The apostles, as part of the foundation of the church, are an example on how the Lord Jesus is guiding the saints in the New Testament church. For example. As the Lord Jesus sent the apostles around the world as a witness; so is every saint, every church, to be a witness. Matthew 29:1-20 As the Lord Jesus gave the Holy Spirit to the Apostles; so He gives every one who trusts in Him the Holy Spirit at the moment of conversion. Ephesians 4:30 There is is no 'tarrying,' or 'waiting,' for the Holy Spirit,' for any saint in the New Testament Church.

The Baptism at Pentecost

The filling of the Holy Spirit was given at Pentecost for empowerment to witness; not to start the church. The Lord Jesus said, “But ye shall receive power, after that the Holy Ghost is come upon you: and ye shall be witnesses unto me both in Jerusalem, and in all Judea, and in Samaria, and unto the uttermost part of the earth.” Acts 1:8

The Lord Jesus had previously, in John 20:21-23, given the apostles the Holy Ghost. Now, the Lord Jesus is stating for them to remain in Jerusalem to tarry for the 'power' of the Holy Ghost for witnesses, soul-winning, the gift of tongues, to preach the gospel to the ends of the earth. The Lord Jesus clearly states they were to receive 'power;' they were not to receive the Holy Spirit, but 'power.'

 

 


 

I had previously written:

The Giving of the Holy Spirit

The Lord Jesus is the giver of the Holy Spirit to those who are saved. The apostles, as part of the foundation of the church, are the examples of the church. “Then said Jesus to them again, Peace be unto you: as my Father hath sent me, even so send I you. And when he had said this, he breathed on them, Receive ye the Holy Ghost: Whose soever sins ye remit, they are remitted unto them; and whoe soever sins ye retain, they are retained.” John 20:21-23

According to my knowledge of the scriptures this is after the resurrection of the Lord Jesus and clearly with the framework of Hebrews 9:15-17

2 hours ago, InSeasonOut said:

(side note: You titled this, "The Beginning of the New Testament Church" ; which technically the NT didn't start until after the death of the testator Jesus Christ according to Hebrews 9:15-17. So to say the church started with the ministry of Jesus and the disciples, before the cross, this is still doctrinally old testament. And the disciples were all Jews = Israel. Therefore the church in the gospels is still Israel. Jesus only went to Jews (Matthew 10:5-6)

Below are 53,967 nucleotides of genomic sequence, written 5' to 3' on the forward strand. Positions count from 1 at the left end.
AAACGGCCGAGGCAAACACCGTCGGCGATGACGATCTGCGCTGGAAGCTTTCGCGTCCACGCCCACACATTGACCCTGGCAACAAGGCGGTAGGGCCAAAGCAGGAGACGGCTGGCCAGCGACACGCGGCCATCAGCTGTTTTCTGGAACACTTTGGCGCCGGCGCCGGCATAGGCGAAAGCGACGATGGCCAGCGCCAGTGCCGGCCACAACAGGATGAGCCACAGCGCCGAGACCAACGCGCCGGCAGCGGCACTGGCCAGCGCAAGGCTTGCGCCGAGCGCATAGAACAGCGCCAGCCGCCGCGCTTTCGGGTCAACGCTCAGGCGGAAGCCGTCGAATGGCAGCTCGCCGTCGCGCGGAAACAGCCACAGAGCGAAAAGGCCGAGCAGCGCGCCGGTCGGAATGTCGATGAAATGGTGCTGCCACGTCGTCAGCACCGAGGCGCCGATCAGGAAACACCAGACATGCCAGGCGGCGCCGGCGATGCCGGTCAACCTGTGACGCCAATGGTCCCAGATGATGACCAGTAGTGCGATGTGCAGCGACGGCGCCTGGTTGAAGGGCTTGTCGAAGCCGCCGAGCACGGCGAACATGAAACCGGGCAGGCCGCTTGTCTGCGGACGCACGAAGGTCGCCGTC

According to any body's reasoning, John 20:21-23, is doctrinally in the New Testament; after the death of the testator, Hebrews 9:16 Also, Matthew 10:5-6 has no bearing on the start of the New Testament church nor on the lesson of this thread.

As I previously stated, the problem with those who do not believe that the Lord Jesus started the church during His earthly ministry (the Lord Jesus was still on the earth in John 20:21-23), is that they have a incorrect interpretation of the Jews, the church, the salvation of the Jews under the Law, the giving and the filling of the Holy Spirit are two different things, a mis-understanding of being born and saved, and the work of the Holy Spirit. Some of the brethren refer to this as 'hyper-dispensation.' I tend to agree with that designation.

Alan

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12 hours ago, Alan said:

As I previously stated, the problem with those who do not believe that the Lord Jesus started the church during His earthly ministry (the Lord Jesus was still on the earth in John 20:21-23), is that they have a incorrect interpretation of the Jews, the church, the salvation of the Jews under the Law, the giving and the filling of the Holy Spirit are two different things, a mis-understanding of being born and saved, and the work of the Holy Spirit. Some of the brethren refer to this as 'hyper-dispensation.' I tend to agree with that designation.

I hope this is not referring to me, because I have not even discussed all these subjects, in detail at least...

Also Jesus started the church in the wilderness.

14 hours ago, InSeasonOut said:

So are these 2 different churches? How so? Is Israel a "church" by definition? How is this different than the NT church? When did the church in the wilderness end? It seems to me the church in the wilderness was where they were at, at that time. They weren't the church when they were only in the wilderness and not after that... Israel was always a church after they were called out of Egypt.

May I ask you to address these questions?

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4 hours ago, InSeasonOut said:

Also Jesus started the church in the wilderness.